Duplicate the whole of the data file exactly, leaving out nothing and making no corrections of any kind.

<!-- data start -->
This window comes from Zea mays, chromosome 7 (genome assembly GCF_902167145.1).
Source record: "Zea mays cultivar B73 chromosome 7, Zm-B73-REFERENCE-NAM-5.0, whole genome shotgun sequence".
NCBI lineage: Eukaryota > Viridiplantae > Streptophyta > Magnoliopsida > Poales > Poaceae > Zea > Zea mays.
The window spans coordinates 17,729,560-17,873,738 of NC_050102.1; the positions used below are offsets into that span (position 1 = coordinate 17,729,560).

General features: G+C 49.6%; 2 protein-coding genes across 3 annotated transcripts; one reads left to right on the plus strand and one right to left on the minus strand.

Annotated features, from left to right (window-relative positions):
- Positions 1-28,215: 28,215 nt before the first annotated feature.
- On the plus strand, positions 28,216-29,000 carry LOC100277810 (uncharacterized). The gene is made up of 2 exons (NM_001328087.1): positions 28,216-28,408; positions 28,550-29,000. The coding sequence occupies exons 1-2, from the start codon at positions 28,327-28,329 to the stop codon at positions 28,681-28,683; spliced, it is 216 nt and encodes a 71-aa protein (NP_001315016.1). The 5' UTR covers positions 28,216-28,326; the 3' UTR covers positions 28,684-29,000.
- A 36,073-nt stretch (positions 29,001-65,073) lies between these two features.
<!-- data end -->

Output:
This window comes from Zea mays, chromosome 7 (genome assembly GCF_902167145.1).
Source record: "Zea mays cultivar B73 chromosome 7, Zm-B73-REFERENCE-NAM-5.0, whole genome shotgun sequence".
NCBI lineage: Eukaryota > Viridiplantae > Streptophyta > Magnoliopsida > Poales > Poaceae > Zea > Zea mays.
The window spans coordinates 17,729,560-17,873,738 of NC_050102.1; the positions used below are offsets into that span (position 1 = coordinate 17,729,560).

General features: G+C 49.6%; 2 protein-coding genes across 3 annotated transcripts; one reads left to right on the plus strand and one right to left on the minus strand.

Annotated features, from left to right (window-relative positions):
- Positions 1-28,215: 28,215 nt before the first annotated feature.
- On the plus strand, positions 28,216-29,000 carry LOC100277810 (uncharacterized). The gene is made up of 2 exons (NM_001328087.1): positions 28,216-28,408; positions 28,550-29,000. The coding sequence occupies exons 1-2, from the start codon at positions 28,327-28,329 to the stop codon at positions 28,681-28,683; spliced, it is 216 nt and encodes a 71-aa protein (NP_001315016.1). The 5' UTR covers positions 28,216-28,326; the 3' UTR covers positions 28,684-29,000.
- A 36,073-nt stretch (positions 29,001-65,073) lies between these two features.